That bit about DNA makes me wonder if at last gene therapy will be going mainstream. There are some gene therapies approved by the FDA, but it looks there is none for infectious diseases yet.

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8 hours ago, Adam_S said:

That's actually a good question. It would possibly be something that would need to be screened for in the initial selection of the survey group.

In the UK paper they used the NHS patient numbers to determine the vaccination status for those in the sample who tested positive for COVID. The do not present data on people who tested positive after previously recovering from an infection. I'm fairly sure that it's not relevant to the statistic they were generating anyway.

Note that the UK paper is not in any way a clinical trial, it's observational data.

The India charts prove nothing, but not because the don't have a vertical scale. It's because we don't have information on the penetration of the kits into the populations involved.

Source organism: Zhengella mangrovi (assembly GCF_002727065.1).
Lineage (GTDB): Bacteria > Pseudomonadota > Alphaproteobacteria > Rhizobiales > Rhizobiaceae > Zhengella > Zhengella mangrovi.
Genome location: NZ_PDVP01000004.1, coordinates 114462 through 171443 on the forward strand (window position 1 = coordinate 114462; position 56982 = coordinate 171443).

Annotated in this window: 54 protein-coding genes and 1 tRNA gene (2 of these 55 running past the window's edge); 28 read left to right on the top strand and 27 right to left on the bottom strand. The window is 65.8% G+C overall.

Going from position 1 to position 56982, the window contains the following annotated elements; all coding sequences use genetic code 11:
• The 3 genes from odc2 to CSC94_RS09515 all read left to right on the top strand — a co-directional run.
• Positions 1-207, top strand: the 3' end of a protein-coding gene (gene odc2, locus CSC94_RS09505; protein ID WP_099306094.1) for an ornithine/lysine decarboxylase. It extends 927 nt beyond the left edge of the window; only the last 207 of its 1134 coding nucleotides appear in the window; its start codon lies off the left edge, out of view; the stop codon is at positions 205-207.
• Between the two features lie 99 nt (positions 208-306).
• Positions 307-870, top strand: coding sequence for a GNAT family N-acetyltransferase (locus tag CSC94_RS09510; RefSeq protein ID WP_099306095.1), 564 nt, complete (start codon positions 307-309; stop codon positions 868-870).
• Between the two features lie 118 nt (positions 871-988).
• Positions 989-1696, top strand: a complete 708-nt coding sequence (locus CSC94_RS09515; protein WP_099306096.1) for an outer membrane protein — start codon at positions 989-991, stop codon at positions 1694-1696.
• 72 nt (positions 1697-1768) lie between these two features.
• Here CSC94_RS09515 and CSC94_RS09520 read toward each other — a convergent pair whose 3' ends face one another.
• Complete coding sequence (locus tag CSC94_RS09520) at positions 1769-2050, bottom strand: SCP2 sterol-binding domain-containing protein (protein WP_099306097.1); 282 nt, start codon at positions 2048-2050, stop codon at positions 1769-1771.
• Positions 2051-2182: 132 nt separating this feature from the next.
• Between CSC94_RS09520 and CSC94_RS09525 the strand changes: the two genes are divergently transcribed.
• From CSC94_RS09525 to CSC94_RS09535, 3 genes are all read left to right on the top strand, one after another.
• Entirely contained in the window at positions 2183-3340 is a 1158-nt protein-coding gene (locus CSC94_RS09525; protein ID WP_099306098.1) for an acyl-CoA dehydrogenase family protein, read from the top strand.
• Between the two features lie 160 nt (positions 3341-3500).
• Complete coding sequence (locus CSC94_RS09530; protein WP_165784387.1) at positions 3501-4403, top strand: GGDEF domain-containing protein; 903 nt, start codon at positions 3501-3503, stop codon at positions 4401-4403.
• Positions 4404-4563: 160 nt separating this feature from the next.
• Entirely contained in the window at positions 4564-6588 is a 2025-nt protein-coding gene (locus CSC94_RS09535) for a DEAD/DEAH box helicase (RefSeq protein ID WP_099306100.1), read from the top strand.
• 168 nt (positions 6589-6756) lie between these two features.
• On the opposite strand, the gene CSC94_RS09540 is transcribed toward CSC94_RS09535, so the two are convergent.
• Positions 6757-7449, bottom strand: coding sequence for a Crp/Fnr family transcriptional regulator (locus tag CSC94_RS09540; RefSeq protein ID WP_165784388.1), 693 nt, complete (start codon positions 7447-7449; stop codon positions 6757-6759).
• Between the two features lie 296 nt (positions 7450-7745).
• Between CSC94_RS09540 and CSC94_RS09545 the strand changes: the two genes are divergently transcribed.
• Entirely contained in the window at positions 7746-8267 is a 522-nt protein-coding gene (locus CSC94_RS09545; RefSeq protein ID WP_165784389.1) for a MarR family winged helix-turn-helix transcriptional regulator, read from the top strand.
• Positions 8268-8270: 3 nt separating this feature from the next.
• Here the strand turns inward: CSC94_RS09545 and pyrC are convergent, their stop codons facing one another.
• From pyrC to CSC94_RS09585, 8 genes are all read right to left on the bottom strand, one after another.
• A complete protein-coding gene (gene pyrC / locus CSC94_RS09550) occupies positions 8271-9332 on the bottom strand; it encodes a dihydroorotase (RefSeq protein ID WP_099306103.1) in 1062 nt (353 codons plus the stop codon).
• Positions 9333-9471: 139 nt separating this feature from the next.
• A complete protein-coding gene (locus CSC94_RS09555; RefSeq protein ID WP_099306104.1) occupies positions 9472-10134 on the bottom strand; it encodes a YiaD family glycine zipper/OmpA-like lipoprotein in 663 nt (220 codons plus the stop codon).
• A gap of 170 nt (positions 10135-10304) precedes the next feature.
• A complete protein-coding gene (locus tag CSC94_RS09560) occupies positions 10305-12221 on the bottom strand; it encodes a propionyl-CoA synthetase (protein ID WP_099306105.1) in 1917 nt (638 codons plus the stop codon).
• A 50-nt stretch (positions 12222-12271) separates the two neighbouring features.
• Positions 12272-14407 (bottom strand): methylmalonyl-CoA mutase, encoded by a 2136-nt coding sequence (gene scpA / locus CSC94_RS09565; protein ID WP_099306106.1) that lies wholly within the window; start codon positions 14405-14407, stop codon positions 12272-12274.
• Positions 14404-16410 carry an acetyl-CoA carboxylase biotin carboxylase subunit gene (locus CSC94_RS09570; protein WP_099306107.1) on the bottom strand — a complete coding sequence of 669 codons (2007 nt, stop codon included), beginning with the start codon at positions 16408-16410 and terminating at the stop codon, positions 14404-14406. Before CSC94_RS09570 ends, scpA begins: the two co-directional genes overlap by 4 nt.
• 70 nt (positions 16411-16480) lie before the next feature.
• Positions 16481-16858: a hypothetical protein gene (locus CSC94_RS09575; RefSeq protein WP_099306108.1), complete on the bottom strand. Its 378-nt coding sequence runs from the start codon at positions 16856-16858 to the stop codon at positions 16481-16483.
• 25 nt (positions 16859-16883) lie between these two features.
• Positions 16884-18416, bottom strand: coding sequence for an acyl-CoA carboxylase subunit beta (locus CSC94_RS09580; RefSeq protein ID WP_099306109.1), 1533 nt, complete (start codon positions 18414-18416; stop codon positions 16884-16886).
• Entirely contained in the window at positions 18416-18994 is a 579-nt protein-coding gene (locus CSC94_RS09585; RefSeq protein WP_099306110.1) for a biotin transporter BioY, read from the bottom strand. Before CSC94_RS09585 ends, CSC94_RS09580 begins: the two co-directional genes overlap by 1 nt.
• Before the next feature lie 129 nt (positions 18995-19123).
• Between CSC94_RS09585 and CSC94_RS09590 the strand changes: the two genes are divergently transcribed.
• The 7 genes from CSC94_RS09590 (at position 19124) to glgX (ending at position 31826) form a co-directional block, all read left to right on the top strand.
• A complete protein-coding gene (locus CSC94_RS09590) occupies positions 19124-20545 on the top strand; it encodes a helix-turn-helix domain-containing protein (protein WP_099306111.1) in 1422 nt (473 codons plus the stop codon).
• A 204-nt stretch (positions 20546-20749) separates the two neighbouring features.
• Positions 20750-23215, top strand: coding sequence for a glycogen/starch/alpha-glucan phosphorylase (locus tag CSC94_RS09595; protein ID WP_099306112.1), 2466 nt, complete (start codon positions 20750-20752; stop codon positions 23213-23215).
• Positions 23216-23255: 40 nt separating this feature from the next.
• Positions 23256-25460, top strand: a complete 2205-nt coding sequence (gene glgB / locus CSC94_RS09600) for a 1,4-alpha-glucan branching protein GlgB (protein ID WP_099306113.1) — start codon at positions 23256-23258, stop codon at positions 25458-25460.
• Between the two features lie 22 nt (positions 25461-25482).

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2 hours ago, DB said:

The India charts prove nothing, but not because the don't have a vertical scale. It's because we don't have information on the penetration of the kits into the populations involved.

There must be an explanation of the curbing of deaths by the pandemic Uttar Pradesh, less than 10 daily on average since July 1st. Population is 241 million, and full vaccination rate on July 1st was 4.3%, now is 20.8%. Stats from Our World in Data.

The explanations could be local environment (more sunlight?), virus variability, dodgy statistics, or that they are using some procedure that works well, I guess.

Edited by sunday
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14 hours ago, nitflegal said:

Yes.  There are some additional technologies like DNA strands that are in clinical trials that will be another proof of concept for new technologies. I can tell you that we are testing ones with refined spike protein targets and there is a lot of work on hyper-responsive low dose boosters that use the blanket antigen status that allow rapid deployment to fight whatever variant is hitting at the time.  That is what is publicly released at least.  There are plenty of others on going behind the various NDA's.  

Unless the implied system of variant detection, isolation & distribution, etc. becomes uniquely rapid, this sounds like the flu shot mess over the last 30 years. "Whoops, we guessed wrong, so this year's flu shot doesn't help much."